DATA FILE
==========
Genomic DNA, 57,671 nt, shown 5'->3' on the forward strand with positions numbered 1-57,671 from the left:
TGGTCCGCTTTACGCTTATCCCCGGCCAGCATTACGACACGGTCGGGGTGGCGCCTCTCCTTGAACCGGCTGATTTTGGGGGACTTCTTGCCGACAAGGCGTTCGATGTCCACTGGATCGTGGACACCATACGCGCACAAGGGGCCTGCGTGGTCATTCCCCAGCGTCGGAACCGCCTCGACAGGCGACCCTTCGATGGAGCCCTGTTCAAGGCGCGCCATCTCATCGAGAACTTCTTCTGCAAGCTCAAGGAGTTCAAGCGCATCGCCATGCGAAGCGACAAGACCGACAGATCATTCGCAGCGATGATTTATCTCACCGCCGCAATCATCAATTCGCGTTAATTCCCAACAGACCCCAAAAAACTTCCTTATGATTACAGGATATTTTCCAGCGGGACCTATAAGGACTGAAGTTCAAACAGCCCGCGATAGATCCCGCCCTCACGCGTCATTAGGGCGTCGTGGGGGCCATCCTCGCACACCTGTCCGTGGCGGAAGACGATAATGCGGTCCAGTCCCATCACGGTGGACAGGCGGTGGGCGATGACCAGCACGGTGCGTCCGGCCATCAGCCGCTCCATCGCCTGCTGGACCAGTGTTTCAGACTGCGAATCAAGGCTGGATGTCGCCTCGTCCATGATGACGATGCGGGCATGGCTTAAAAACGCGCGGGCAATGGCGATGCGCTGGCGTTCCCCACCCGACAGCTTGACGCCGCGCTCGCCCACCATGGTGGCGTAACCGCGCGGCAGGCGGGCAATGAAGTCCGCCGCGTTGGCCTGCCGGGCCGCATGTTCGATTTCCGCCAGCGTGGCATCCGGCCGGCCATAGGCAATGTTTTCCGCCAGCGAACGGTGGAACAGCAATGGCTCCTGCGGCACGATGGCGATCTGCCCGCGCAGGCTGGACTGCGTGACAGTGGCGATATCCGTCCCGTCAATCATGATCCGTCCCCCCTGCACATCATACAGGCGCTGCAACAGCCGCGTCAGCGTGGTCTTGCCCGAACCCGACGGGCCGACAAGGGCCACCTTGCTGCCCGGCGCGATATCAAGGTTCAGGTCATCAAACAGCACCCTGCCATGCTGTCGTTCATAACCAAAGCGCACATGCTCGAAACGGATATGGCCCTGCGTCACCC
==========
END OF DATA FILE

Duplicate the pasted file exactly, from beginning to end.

Genomic DNA, 57,671 nt, shown 5'->3' on the forward strand with positions numbered 1-57,671 from the left:
TGGTCCGCTTTACGCTTATCCCCGGCCAGCATTACGACACGGTCGGGGTGGCGCCTCTCCTTGAACCGGCTGATTTTGGGGGACTTCTTGCCGACAAGGCGTTCGATGTCCACTGGATCGTGGACACCATACGCGCACAAGGGGCCTGCGTGGTCATTCCCCAGCGTCGGAACCGCCTCGACAGGCGACCCTTCGATGGAGCCCTGTTCAAGGCGCGCCATCTCATCGAGAACTTCTTCTGCAAGCTCAAGGAGTTCAAGCGCATCGCCATGCGAAGCGACAAGACCGACAGATCATTCGCAGCGATGATTTATCTCACCGCCGCAATCATCAATTCGCGTTAATTCCCAACAGACCCCAAAAAACTTCCTTATGATTACAGGATATTTTCCAGCGGGACCTATAAGGACTGAAGTTCAAACAGCCCGCGATAGATCCCGCCCTCACGCGTCATTAGGGCGTCGTGGGGGCCATCCTCGCACACCTGTCCGTGGCGGAAGACGATAATGCGGTCCAGTCCCATCACGGTGGACAGGCGGTGGGCGATGACCAGCACGGTGCGTCCGGCCATCAGCCGCTCCATCGCCTGCTGGACCAGTGTTTCAGACTGCGAATCAAGGCTGGATGTCGCCTCGTCCATGATGACGATGCGGGCATGGCTTAAAAACGCGCGGGCAATGGCGATGCGCTGGCGTTCCCCACCCGACAGCTTGACGCCGCGCTCGCCCACCATGGTGGCGTAACCGCGCGGCAGGCGGGCAATGAAGTCCGCCGCGTTGGCCTGCCGGGCCGCATGTTCGATTTCCGCCAGCGTGGCATCCGGCCGGCCATAGGCAATGTTTTCCGCCAGCGAACGGTGGAACAGCAATGGCTCCTGCGGCACGATGGCGATCTGCCCGCGCAGGCTGGACTGCGTGACAGTGGCGATATCCGTCCCGTCAATCATGATCCGTCCCCCCTGCACATCATACAGGCGCTGCAACAGCCGCGTCAGCGTGGTCTTGCCCGAACCCGACGGGCCGACAAGGGCCACCTTGCTGCCCGGCGCGATATCAAGGTTCAGGTCATCAAACAGCACCCTGCCATGCTGTCGTTCATAACCAAAGCGCACATGCTCGAAACGGATATGGCCCTGCGTCACCC